Yup. Could have been written by me. Thanks for the link to the study. I've read others.

                2. I agree with`some of the previous posters - umami is a specific taste (that of glutamates and glutamic acid). Your mouth has receptors for it just like it has specific receptors for sugar (sweet), hydrogen ions (sour), and alkali metal ions (salty). [Bitterness, to my knowledge, is the detection of thousands of different chemicals with no chemical common thread except perhaps a tendency to be poisonous low-ish levels.]

                  The confusing thing: flavor is not merely some combination of the five known tastes (there is also some evidence that we may have taste receptors for fat, but that's still speculative). Aroma makes up a large part of what we experience as flavor. The smell of foods as we exhale combines with data from the chemical receptors on our tongue (tastebuds) to form what we experience as flavor. The experience is further modified by mouthfeel, temperature, and even the sounds of your chewing/eating and your expectation of how the food is going to taste.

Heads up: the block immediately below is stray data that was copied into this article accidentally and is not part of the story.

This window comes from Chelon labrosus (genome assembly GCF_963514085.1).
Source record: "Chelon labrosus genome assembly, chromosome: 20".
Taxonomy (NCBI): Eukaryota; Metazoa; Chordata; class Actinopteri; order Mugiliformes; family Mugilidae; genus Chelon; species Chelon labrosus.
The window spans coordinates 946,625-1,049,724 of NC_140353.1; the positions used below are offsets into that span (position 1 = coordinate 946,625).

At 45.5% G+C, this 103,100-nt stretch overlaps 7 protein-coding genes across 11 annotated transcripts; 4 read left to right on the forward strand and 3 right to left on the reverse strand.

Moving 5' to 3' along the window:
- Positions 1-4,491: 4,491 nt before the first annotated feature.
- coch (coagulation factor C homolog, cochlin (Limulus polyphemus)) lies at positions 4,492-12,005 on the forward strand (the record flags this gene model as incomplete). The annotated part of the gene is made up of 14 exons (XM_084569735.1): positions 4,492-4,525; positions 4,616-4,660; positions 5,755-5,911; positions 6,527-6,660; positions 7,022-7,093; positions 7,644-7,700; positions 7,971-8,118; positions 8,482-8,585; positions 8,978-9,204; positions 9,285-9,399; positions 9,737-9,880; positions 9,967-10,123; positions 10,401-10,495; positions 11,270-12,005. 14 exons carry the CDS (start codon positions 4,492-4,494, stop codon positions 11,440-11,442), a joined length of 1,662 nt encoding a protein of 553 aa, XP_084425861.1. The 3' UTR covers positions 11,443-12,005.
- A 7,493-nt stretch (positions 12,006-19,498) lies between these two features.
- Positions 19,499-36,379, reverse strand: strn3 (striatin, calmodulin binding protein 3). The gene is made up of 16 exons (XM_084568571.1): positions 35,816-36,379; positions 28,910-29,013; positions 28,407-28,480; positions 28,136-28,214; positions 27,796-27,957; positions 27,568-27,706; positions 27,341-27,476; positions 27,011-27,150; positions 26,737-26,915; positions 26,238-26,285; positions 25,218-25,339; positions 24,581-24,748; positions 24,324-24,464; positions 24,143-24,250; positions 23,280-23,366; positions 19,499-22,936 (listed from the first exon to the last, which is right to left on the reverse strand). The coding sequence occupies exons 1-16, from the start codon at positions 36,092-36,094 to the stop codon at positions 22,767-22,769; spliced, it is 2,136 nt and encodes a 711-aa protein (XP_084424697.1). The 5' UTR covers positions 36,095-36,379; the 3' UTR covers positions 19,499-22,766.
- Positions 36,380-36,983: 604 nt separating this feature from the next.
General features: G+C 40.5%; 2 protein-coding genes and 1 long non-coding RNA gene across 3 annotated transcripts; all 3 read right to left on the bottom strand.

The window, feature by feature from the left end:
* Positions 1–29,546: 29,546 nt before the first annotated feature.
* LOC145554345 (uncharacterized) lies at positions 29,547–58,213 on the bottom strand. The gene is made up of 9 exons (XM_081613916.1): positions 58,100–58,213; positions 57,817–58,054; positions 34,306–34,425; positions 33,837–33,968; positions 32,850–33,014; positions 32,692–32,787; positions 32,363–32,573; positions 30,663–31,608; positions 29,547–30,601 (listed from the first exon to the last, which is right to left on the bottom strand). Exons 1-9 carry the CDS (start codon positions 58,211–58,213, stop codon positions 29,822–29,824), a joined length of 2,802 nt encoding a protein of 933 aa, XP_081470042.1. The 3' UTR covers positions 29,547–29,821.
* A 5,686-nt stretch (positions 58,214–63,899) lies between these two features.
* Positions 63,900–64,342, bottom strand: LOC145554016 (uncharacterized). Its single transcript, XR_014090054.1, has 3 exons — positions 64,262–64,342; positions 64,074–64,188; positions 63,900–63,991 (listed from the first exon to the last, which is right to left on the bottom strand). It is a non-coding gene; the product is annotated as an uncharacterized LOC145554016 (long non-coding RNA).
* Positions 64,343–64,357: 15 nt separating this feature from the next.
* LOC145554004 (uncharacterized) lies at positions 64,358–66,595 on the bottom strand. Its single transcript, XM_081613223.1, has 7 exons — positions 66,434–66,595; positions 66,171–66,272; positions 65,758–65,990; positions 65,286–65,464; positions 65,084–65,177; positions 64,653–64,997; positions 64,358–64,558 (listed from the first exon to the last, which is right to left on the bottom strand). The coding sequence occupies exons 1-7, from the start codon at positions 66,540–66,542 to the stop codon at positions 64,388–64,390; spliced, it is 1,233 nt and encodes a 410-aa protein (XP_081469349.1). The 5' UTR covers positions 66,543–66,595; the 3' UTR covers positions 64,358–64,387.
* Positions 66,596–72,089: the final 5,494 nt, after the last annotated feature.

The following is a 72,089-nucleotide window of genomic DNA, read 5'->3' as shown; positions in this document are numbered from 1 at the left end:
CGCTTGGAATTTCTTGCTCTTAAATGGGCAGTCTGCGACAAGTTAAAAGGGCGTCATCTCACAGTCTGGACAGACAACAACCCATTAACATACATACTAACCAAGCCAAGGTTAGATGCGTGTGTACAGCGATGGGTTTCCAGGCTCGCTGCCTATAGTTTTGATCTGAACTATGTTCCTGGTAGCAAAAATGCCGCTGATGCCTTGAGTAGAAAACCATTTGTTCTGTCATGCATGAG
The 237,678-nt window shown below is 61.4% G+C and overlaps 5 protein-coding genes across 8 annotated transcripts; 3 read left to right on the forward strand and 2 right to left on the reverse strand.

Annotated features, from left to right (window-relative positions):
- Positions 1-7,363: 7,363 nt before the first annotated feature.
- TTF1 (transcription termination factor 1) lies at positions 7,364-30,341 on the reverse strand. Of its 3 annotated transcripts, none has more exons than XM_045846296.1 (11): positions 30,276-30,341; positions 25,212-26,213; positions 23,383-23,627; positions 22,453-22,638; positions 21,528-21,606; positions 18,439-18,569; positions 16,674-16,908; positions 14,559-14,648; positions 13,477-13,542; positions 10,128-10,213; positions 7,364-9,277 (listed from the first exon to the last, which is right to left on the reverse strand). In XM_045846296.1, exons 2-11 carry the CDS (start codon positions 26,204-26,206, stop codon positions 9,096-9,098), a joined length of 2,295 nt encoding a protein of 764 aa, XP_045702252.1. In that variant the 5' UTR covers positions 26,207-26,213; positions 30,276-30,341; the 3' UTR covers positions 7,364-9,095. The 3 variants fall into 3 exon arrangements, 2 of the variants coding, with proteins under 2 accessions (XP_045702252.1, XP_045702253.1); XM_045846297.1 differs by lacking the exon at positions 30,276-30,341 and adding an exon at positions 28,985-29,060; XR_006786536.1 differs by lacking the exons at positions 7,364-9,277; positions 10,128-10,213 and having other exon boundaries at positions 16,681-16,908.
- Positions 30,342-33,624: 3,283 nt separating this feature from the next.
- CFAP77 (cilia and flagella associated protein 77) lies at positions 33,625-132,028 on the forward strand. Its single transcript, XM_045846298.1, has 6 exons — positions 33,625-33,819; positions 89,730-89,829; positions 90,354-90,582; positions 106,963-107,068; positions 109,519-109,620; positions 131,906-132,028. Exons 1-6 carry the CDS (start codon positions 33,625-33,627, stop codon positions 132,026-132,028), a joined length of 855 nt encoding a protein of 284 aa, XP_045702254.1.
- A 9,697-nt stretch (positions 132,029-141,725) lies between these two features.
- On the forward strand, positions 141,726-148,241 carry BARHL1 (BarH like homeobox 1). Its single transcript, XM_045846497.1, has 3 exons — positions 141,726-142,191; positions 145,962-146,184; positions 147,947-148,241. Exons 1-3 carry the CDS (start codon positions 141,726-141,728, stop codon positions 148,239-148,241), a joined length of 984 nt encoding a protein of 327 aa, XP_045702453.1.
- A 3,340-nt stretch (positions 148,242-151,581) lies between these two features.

As complicated as this all is, umami is nonetheless the detection by receptors in your mouth of a very specific chemical. It's not a texture. Mouth-filling-ness is different and a combination of several factor: fattiness, mouthfeel, slow release of some aromas, and -yes- umami as well.

                  3 Replies
                  1. re: cowboyardee

                    Just like there is a genetic phenotype that determines an individual's ability or inability to taste bitterness, there are genetic phenotypes that determine perceptions of fat, creaminess, optimal sweetness, and many other factors found in food.

                    Taste buds are only a small part of our taste system, and their number means little in the larger scheme of things. We have neural relays for each of the five tastes that run from each of our taste buds to the brain, and it’s our brain’s taste centers – mainly, the rostral insula -- that determine the identity and intensity of tastes/flavors. As mentioned, we have dedicated neurons for each of the five tastes in our brain.